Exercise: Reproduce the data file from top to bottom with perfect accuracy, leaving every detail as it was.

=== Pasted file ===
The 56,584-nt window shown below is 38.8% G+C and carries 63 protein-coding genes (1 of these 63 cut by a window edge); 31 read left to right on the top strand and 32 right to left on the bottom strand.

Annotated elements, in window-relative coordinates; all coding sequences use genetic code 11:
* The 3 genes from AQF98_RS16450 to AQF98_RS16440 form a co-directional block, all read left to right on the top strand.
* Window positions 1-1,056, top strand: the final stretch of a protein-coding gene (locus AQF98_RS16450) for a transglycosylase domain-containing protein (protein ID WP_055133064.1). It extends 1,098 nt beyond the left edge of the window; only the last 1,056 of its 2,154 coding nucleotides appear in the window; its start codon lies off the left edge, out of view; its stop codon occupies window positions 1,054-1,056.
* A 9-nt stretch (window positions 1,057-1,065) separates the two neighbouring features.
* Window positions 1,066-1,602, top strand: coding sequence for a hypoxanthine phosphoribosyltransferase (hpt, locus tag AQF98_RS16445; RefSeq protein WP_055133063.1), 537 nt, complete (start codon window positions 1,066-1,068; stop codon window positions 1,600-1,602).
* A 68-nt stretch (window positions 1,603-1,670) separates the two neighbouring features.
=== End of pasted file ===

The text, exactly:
The 56,584-nt window shown below is 38.8% G+C and carries 63 protein-coding genes (1 of these 63 cut by a window edge); 31 read left to right on the top strand and 32 right to left on the bottom strand.

Annotated elements, in window-relative coordinates; all coding sequences use genetic code 11:
* The 3 genes from AQF98_RS16450 to AQF98_RS16440 form a co-directional block, all read left to right on the top strand.
* Window positions 1-1,056, top strand: the final stretch of a protein-coding gene (locus AQF98_RS16450) for a transglycosylase domain-containing protein (protein ID WP_055133064.1). It extends 1,098 nt beyond the left edge of the window; only the last 1,056 of its 2,154 coding nucleotides appear in the window; its start codon lies off the left edge, out of view; its stop codon occupies window positions 1,054-1,056.
* A 9-nt stretch (window positions 1,057-1,065) separates the two neighbouring features.
* Window positions 1,066-1,602, top strand: coding sequence for a hypoxanthine phosphoribosyltransferase (hpt, locus tag AQF98_RS16445; RefSeq protein WP_055133063.1), 537 nt, complete (start codon window positions 1,066-1,068; stop codon window positions 1,600-1,602).
* A 68-nt stretch (window positions 1,603-1,670) separates the two neighbouring features.